So in February 2005, the Sandstroms visited the office to meet their caseworker and hear about Reaching Arms' programs in Russia, Ukraine, and Armenia. They chose Armenia. It was cheaper than Russia, and easier than the Ukraine. The Sandstroms came through their home study with flying colors and quickly won the Armenian government's approval.But then months came and went. The following January, their caseworker told them the delay was because older children were harder to find. The Sandstroms asked Reaching Arms to broaden its search to include any healthy female children under the age of four.

In May 2006, they got news that a four-month-old girl had been found. Because Eastern European orphans are at high risk for retardation and fetal alcohol syndrome, the Sandstroms asked the University of Minnesota's International Adoption Clinic to look at their prospective daughter's case file. It offered precious little information—the pictures were blurry and the only medical information was that the baby was born 10 weeks premature.

The Sandstroms asked the caseworker for help getting more details. A week later, Nila Hilton called. Hilton told Julia Sandstrom that the clinic had misdiagnosed other orphans and could not be trusted, the Sandstroms say. Hilton also warned that Armenian officials would be offended if the Sandstroms turned down the baby.

"Mrs. Hilton's telling us we have to make a decision right away," Julia recalls. "Meanwhile, the U is saying this could potentially be a very serious medical issue."

The couple stood their ground, and a checkup with an outside doctor and new pictures proved the girl healthy. Then the family got another shock: They had been told the fees for the Armenian part of the process would come to $8,000, but now Hilton said they'd have to pay $17,000-$20, 000. When the Sandstroms questioned her about the increase, Hilton said adopting an infant was more expensive than an older child.

"At that point, we had no bargaining room," says Julia. "Her room was ready, her clothes had been purchased, her picture had been shown to family."

Two weeks before the Sandstroms were supposed to go to Armenia, their caseworker called and said she'd left the agency. Julia couldn't get Hilton on the phone, so she drove to Reaching Arms. The building had been put up for sale.

"It looked like they were ready to cut and run," she says. "We were left high and dry."

In 1991, Nila and Bill Neumiller went on a church trip to Russia and toured a number of orphanages."She came back a changed person," recalls Bill Neumiller (now her ex-husband).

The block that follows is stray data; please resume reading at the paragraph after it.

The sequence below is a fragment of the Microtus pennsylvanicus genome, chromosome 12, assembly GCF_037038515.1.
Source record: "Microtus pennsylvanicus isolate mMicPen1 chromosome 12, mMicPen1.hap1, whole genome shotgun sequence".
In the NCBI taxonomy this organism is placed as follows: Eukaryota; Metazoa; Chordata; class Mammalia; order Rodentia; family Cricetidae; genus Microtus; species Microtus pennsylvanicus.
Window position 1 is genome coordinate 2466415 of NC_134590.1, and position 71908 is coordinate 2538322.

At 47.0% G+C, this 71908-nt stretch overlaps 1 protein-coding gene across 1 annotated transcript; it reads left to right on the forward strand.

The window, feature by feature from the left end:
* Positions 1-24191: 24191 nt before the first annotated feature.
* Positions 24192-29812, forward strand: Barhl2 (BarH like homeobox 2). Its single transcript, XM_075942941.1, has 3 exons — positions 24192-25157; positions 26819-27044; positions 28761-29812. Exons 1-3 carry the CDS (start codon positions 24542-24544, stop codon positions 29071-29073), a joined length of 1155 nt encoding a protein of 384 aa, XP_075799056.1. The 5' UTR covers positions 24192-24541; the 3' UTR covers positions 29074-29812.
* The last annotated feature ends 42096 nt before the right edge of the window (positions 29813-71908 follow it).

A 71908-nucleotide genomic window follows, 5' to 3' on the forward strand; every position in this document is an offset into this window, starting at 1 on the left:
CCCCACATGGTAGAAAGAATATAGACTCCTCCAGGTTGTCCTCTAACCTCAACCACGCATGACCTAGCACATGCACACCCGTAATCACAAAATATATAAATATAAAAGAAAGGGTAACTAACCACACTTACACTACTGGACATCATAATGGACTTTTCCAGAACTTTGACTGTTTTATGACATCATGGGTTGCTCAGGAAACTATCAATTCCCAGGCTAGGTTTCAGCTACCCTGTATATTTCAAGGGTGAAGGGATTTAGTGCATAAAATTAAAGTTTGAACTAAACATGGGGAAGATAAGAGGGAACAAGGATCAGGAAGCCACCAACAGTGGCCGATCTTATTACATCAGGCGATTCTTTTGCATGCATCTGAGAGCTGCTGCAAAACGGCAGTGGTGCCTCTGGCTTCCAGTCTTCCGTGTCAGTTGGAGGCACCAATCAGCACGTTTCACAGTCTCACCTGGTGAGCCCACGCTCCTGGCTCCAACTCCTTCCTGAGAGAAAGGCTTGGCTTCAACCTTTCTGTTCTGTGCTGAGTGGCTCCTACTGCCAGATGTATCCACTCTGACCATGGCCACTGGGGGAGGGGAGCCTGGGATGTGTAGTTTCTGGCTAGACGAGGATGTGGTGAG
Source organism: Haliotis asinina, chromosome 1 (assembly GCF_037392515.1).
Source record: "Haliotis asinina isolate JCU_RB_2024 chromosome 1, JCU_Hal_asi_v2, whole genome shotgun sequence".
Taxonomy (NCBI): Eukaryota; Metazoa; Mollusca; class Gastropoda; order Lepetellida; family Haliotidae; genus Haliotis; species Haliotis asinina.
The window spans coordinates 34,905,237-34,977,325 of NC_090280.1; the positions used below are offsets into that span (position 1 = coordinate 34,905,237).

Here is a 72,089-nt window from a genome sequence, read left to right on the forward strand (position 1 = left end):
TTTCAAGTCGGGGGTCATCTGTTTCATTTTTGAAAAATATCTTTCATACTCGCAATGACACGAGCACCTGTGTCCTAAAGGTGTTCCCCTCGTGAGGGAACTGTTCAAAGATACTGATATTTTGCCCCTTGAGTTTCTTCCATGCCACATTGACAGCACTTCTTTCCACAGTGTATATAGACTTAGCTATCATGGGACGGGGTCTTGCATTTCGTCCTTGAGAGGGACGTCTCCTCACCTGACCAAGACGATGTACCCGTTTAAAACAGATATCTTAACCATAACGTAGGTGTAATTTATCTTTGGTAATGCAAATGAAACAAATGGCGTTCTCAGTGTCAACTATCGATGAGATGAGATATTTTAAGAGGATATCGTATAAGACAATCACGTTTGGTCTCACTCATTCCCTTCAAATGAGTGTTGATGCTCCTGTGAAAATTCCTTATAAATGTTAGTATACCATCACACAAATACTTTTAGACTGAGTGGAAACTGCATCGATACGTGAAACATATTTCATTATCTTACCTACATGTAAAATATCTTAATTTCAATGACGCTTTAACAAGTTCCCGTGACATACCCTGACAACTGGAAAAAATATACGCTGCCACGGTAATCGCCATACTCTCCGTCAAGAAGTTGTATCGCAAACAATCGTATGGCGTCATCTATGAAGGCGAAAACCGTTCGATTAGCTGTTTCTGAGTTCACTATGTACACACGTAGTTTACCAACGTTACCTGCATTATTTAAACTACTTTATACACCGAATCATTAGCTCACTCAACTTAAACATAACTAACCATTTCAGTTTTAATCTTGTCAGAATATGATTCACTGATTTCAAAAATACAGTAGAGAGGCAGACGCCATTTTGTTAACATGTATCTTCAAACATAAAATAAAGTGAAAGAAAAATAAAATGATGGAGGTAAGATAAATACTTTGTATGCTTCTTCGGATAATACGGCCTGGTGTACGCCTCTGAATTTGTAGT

"She went to minister to orphans, and saw the conditions in which they lived and saw the hollowness in their eyes. And it really affected her."

Both Neumillers were deeply religious, and both were sure Nila was being called to save orphans. Back in Minnesota, she quit her job, enrolled in ministerial training at her Charismatic church, and started looking into opening an adoption agency.

The Neumillers installed a drafting table and a second phone line in their basement, and Nila got to work. To get a state license to place children, she would need to be supervised by a licensed social worker. She met one at lunch a few days later, and the woman agreed to help for free. Nila Neumiller also stumbled upon several Russian immigrants who had good contacts back in the home country.

In 1995, Reaching Arms placed its first orphans, three Russian sisters. Before long, the agency was placing 60 children a year. After homes had been found for 100 children, the Neumillers organized a reunion picnic. The memory still makes Bill Neumiller choke up.

"We noticed how many of the children came from the same orphanage and knew each other," he says. "They ran up and hugged each other and then pointed out their parents."

Over the next decade, the agency placed some 800 to 900 children, Bill Neumiller says. Its newsletters were peppered with stories of families moved to accept not chubby-cheeked infants, but children who are notoriously difficult to place: older kids, children with serious disabilities, and groups of siblings.